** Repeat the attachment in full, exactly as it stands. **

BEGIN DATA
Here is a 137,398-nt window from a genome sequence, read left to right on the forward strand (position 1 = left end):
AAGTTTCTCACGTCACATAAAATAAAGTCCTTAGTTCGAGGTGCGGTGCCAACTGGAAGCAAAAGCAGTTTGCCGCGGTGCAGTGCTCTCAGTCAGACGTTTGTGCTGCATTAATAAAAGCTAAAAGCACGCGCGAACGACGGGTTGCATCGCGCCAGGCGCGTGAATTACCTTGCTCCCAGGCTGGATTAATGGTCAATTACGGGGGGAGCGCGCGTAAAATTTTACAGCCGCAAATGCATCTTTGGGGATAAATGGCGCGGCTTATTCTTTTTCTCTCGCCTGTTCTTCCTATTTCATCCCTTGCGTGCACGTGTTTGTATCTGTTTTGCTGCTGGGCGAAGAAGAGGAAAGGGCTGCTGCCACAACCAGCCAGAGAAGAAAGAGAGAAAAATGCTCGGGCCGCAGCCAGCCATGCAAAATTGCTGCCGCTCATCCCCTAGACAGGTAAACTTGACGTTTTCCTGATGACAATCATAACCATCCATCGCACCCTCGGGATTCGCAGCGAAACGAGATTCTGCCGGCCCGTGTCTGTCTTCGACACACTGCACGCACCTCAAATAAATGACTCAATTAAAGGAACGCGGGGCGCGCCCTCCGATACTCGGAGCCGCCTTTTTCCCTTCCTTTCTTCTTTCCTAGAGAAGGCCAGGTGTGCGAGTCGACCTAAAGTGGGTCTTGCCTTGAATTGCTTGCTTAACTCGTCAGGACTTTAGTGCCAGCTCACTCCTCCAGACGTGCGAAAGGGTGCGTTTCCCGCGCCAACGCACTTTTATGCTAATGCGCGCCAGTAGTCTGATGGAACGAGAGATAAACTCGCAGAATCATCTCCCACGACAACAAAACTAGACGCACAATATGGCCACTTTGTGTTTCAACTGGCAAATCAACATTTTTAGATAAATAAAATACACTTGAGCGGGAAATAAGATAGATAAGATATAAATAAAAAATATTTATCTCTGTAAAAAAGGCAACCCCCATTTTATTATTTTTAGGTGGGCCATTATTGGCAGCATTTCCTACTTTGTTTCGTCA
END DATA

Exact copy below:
Here is a 137,398-nt window from a genome sequence, read left to right on the forward strand (position 1 = left end):
AAGTTTCTCACGTCACATAAAATAAAGTCCTTAGTTCGAGGTGCGGTGCCAACTGGAAGCAAAAGCAGTTTGCCGCGGTGCAGTGCTCTCAGTCAGACGTTTGTGCTGCATTAATAAAAGCTAAAAGCACGCGCGAACGACGGGTTGCATCGCGCCAGGCGCGTGAATTACCTTGCTCCCAGGCTGGATTAATGGTCAATTACGGGGGGAGCGCGCGTAAAATTTTACAGCCGCAAATGCATCTTTGGGGATAAATGGCGCGGCTTATTCTTTTTCTCTCGCCTGTTCTTCCTATTTCATCCCTTGCGTGCACGTGTTTGTATCTGTTTTGCTGCTGGGCGAAGAAGAGGAAAGGGCTGCTGCCACAACCAGCCAGAGAAGAAAGAGAGAAAAATGCTCGGGCCGCAGCCAGCCATGCAAAATTGCTGCCGCTCATCCCCTAGACAGGTAAACTTGACGTTTTCCTGATGACAATCATAACCATCCATCGCACCCTCGGGATTCGCAGCGAAACGAGATTCTGCCGGCCCGTGTCTGTCTTCGACACACTGCACGCACCTCAAATAAATGACTCAATTAAAGGAACGCGGGGCGCGCCCTCCGATACTCGGAGCCGCCTTTTTCCCTTCCTTTCTTCTTTCCTAGAGAAGGCCAGGTGTGCGAGTCGACCTAAAGTGGGTCTTGCCTTGAATTGCTTGCTTAACTCGTCAGGACTTTAGTGCCAGCTCACTCCTCCAGACGTGCGAAAGGGTGCGTTTCCCGCGCCAACGCACTTTTATGCTAATGCGCGCCAGTAGTCTGATGGAACGAGAGATAAACTCGCAGAATCATCTCCCACGACAACAAAACTAGACGCACAATATGGCCACTTTGTGTTTCAACTGGCAAATCAACATTTTTAGATAAATAAAATACACTTGAGCGGGAAATAAGATAGATAAGATATAAATAAAAAATATTTATCTCTGTAAAAAAGGCAACCCCCATTTTATTATTTTTAGGTGGGCCATTATTGGCAGCATTTCCTACTTTGTTTCGTCA